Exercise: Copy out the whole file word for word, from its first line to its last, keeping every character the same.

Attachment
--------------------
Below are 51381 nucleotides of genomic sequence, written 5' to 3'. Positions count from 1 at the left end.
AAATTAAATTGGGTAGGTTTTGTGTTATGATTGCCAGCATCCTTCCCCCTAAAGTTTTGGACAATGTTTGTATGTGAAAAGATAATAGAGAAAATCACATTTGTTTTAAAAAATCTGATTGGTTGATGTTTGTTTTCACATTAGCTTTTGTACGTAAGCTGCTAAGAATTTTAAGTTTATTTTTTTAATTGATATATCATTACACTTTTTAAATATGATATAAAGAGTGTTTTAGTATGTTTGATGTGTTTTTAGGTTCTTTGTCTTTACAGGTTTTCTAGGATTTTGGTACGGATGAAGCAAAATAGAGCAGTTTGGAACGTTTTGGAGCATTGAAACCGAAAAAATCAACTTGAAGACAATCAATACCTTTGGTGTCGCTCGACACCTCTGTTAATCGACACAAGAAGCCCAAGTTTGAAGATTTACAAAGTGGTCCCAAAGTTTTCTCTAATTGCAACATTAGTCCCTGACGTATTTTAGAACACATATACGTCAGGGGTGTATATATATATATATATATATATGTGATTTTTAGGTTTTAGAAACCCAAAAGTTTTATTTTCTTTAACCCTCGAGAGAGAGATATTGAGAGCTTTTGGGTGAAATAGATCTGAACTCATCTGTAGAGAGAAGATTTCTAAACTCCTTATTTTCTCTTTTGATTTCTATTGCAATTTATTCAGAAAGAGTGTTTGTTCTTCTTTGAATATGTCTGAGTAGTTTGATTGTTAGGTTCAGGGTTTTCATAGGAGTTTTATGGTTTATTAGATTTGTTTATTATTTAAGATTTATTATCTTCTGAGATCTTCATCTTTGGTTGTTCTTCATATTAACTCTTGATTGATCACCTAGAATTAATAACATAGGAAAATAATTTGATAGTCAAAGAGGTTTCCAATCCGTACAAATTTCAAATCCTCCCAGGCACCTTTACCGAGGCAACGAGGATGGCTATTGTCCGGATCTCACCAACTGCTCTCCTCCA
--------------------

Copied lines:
Below are 51381 nucleotides of genomic sequence, written 5' to 3'. Positions count from 1 at the left end.
AAATTAAATTGGGTAGGTTTTGTGTTATGATTGCCAGCATCCTTCCCCCTAAAGTTTTGGACAATGTTTGTATGTGAAAAGATAATAGAGAAAATCACATTTGTTTTAAAAAATCTGATTGGTTGATGTTTGTTTTCACATTAGCTTTTGTACGTAAGCTGCTAAGAATTTTAAGTTTATTTTTTTAATTGATATATCATTACACTTTTTAAATATGATATAAAGAGTGTTTTAGTATGTTTGATGTGTTTTTAGGTTCTTTGTCTTTACAGGTTTTCTAGGATTTTGGTACGGATGAAGCAAAATAGAGCAGTTTGGAACGTTTTGGAGCATTGAAACCGAAAAAATCAACTTGAAGACAATCAATACCTTTGGTGTCGCTCGACACCTCTGTTAATCGACACAAGAAGCCCAAGTTTGAAGATTTACAAAGTGGTCCCAAAGTTTTCTCTAATTGCAACATTAGTCCCTGACGTATTTTAGAACACATATACGTCAGGGGTGTATATATATATATATATATATATGTGATTTTTAGGTTTTAGAAACCCAAAAGTTTTATTTTCTTTAACCCTCGAGAGAGAGATATTGAGAGCTTTTGGGTGAAATAGATCTGAACTCATCTGTAGAGAGAAGATTTCTAAACTCCTTATTTTCTCTTTTGATTTCTATTGCAATTTATTCAGAAAGAGTGTTTGTTCTTCTTTGAATATGTCTGAGTAGTTTGATTGTTAGGTTCAGGGTTTTCATAGGAGTTTTATGGTTTATTAGATTTGTTTATTATTTAAGATTTATTATCTTCTGAGATCTTCATCTTTGGTTGTTCTTCATATTAACTCTTGATTGATCACCTAGAATTAATAACATAGGAAAATAATTTGATAGTCAAAGAGGTTTCCAATCCGTACAAATTTCAAATCCTCCCAGGCACCTTTACCGAGGCAACGAGGATGGCTATTGTCCGGATCTCACCAACTGCTCTCCTCCA